While at the conference, I also attended the campus center roundtable, which was particularly beneficial to me as I am the current co-president of the Lawrence Tech University Campus Center. I was able to hear about what is working and not working for other campus centers and gain valuable insight from different perspectives. After hearing about other campus center leaders’ struggles and successes, I felt inspired and poised to return to my campus center and make further improvements to my campus center!

Curtis Bac, Student IIDA, Lawrence Tech University, Michigan Chapter

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IIDA Students kicked off the conference at the SHIFT Pep Rally in Steelcase’s Dallas showroom. Photo: Guillermo Antonio

Looking Through the Lens of a Hiring Manager

Michael Horton and Harry Vicci from CallisonRTKL went through their interview process at their office and how to best prepare for interviews. They gave so many tips on how to present yourself and what kinds of questions to ask the company. It helped me to realize that I just need to be myself and find the perfect fit for me and the company. After going through the mock interview process, I now have an idea of how to conduct myself during a professional interview and what questions to ask as an incoming entry-level designer—once again teaching me how to be calm and confident and let my personality show through. The feedback I was given from my portfolio review helped me to view my projects through the lens of someone in a hiring position.

Jessica Payne, Student IIDA, Belmont University, Tennessee Chapter         

Finding My Community

I’m in the final phase of my interior design and architecture program through UC Berkeley’s extension program and SHIFT was exactly what I needed at this point in my education. School is a safe bubble and as the transition into the “real world” looms before me, it honestly feels a bit daunting. Having the opportunity to meet such a huge range of my peers at SHIFT was truly motivating.

I really enjoyed the firm and showroom tours but my favorite aspect of the day was getting to know the other students. . Learning about their programs, chatting about what aspects of design resonated with us the most, and how each of us came to be on the same path was fun and settling somehow–as though I was finding my community of like-minded individuals. I also enjoyed hearing the work histories of our guides; being able to visualize transitioning from student to the beginning stages of working in the interior design industry was becoming more and more tangible.

Tessa Poppe, Student IIDA, UC Berkeley Extension, Northern California Chapter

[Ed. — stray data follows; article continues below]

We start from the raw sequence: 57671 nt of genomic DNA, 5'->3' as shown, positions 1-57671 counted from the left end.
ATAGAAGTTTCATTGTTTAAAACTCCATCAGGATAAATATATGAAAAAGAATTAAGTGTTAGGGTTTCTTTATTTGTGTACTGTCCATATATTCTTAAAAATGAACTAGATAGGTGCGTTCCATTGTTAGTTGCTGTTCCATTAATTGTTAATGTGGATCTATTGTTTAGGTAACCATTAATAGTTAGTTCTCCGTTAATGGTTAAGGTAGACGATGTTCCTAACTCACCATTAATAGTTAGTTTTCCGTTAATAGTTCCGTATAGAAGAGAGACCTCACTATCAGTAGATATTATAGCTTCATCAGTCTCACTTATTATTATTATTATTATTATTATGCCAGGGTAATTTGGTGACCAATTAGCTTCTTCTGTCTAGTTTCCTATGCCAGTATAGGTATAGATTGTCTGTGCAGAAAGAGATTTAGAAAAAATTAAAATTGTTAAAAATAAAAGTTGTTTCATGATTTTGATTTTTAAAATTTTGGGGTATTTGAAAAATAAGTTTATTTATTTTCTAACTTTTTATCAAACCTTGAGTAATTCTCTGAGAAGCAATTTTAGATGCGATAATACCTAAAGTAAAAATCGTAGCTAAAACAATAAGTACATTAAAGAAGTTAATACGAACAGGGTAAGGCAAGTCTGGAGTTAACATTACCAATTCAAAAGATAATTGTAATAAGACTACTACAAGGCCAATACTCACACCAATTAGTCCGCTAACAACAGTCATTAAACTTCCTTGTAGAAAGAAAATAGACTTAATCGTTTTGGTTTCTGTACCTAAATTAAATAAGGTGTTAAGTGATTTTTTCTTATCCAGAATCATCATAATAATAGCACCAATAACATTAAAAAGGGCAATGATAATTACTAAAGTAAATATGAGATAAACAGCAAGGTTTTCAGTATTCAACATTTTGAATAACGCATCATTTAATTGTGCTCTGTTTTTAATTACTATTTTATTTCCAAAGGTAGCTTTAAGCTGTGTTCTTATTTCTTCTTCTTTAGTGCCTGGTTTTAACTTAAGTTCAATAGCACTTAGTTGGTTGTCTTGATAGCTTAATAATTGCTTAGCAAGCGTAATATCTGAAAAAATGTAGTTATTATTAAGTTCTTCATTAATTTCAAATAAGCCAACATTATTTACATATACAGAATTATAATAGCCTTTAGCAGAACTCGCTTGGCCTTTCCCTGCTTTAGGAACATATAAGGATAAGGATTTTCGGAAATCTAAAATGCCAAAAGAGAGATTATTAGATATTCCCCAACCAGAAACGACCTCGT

Expanding My Network

In the Northeast, with the concentration of a number of major cities, we can become immersed in our own little realm. As a student, I have taken as many opportunities as were made available to me to involve myself in the design community. From a mixture of networking opportunities provided by Jefferson University, IIDA, and my various internships, I have grown familiar with the network in my region. However, I understand that as an emerging design professional, my work and experiences will not be limited to the Northeast as they have been in the past.

The IIDA SHIFT Conference provided me with the opportunity to exchange knowledge and experiences with other students and professionals from across the county—and a much welcome break from the snow in the North! In traveling by myself, I was put in a position where I had to represent myself and my university in a respectful manner without relying on the company of my classmates. I was given the chance to meet with representatives from firms and manufacturers that do not have a Philadelphia office, such as Cannon Design and Perkins+Will. The connections I have made, I hope, will last further into my design career.

Deanna Hagman, Student IIDA, Thomas Jefferson University, Pennsylvania/New Jersey/Delaware Chapter

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SHIFT Pep Rally. Photo: Guillermo Antonio

Connecting with Firms that Inspire

My favorite part of IIDA SHIFT was the design Expo. Here, I was able to network with designers who work at the firms I’ve looked up to for years. It was incredible to hear about their experiences working in the industry and make those connections. The expo has actually led to three interior design interviews!

The last day of the conference, I participated in portfolio reviews, mock interviews, learned about negotiating a salary and experiential graphics. Each workshop left me even more inspired, motivated, and excited to graduate and join this wonderful industry. To finish off the day, we heard from IIDA Executive Vice President and CEO Cheryl Durst, Hon. FIIDA. By the end of her talk, I was on cloud nine. I was so uplifted and proud to be a part of such a wonderful industry and organization.

Marissa Keller, Student IIDA, Savannah College of Art & Design – Savannah, Georgia Chapter